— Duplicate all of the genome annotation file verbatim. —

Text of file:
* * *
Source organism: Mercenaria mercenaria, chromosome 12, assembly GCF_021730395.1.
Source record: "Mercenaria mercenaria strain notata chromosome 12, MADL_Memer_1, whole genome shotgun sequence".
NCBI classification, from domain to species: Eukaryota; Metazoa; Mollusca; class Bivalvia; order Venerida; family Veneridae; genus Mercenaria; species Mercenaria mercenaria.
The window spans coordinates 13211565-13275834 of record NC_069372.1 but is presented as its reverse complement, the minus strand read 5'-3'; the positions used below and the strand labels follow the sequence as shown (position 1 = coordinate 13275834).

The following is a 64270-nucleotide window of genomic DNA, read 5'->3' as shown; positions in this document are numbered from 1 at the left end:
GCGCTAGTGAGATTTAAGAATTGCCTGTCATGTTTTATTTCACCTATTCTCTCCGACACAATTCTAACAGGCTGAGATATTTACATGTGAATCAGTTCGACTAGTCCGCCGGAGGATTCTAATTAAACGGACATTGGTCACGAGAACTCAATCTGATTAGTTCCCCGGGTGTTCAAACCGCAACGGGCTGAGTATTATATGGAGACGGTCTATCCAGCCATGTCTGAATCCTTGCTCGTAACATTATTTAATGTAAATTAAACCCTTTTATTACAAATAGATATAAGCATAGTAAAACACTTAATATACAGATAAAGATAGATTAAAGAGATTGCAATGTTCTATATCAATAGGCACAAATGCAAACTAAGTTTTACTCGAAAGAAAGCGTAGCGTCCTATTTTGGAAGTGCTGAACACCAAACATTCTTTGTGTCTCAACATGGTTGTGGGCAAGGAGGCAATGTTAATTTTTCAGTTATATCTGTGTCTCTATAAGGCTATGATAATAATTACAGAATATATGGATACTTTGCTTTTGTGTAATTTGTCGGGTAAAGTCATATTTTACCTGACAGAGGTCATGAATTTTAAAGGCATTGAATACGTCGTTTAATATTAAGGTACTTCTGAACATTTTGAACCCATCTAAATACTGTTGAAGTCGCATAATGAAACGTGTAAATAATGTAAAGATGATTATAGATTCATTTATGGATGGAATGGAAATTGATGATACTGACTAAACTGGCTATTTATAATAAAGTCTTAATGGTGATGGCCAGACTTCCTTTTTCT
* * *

Source organism: Mercenaria mercenaria, chromosome 12, assembly GCF_021730395.1.
Source record: "Mercenaria mercenaria strain notata chromosome 12, MADL_Memer_1, whole genome shotgun sequence".
NCBI classification, from domain to species: Eukaryota; Metazoa; Mollusca; class Bivalvia; order Venerida; family Veneridae; genus Mercenaria; species Mercenaria mercenaria.
The window spans coordinates 13211565-13275834 of record NC_069372.1 but is presented as its reverse complement, the minus strand read 5'-3'; the positions used below and the strand labels follow the sequence as shown (position 1 = coordinate 13275834).

The following is a 64270-nucleotide window of genomic DNA, read 5'->3' as shown; positions in this document are numbered from 1 at the left end:
GCGCTAGTGAGATTTAAGAATTGCCTGTCATGTTTTATTTCACCTATTCTCTCCGACACAATTCTAACAGGCTGAGATATTTACATGTGAATCAGTTCGACTAGTCCGCCGGAGGATTCTAATTAAACGGACATTGGTCACGAGAACTCAATCTGATTAGTTCCCCGGGTGTTCAAACCGCAACGGGCTGAGTATTATATGGAGACGGTCTATCCAGCCATGTCTGAATCCTTGCTCGTAACATTATTTAATGTAAATTAAACCCTTTTATTACAAATAGATATAAGCATAGTAAAACACTTAATATACAGATAAAGATAGATTAAAGAGATTGCAATGTTCTATATCAATAGGCACAAATGCAAACTAAGTTTTACTCGAAAGAAAGCGTAGCGTCCTATTTTGGAAGTGCTGAACACCAAACATTCTTTGTGTCTCAACATGGTTGTGGGCAAGGAGGCAATGTTAATTTTTCAGTTATATCTGTGTCTCTATAAGGCTATGATAATAATTACAGAATATATGGATACTTTGCTTTTGTGTAATTTGTCGGGTAAAGTCATATTTTACCTGACAGAGGTCATGAATTTTAAAGGCATTGAATACGTCGTTTAATATTAAGGTACTTCTGAACATTTTGAACCCATCTAAATACTGTTGAAGTCGCATAATGAAACGTGTAAATAATGTAAAGATGATTATAGATTCATTTATGGATGGAATGGAAATTGATGATACTGACTAAACTGGCTATTTATAATAAAGTCTTAATGGTGATGGCCAGACTTCCTTTTTCT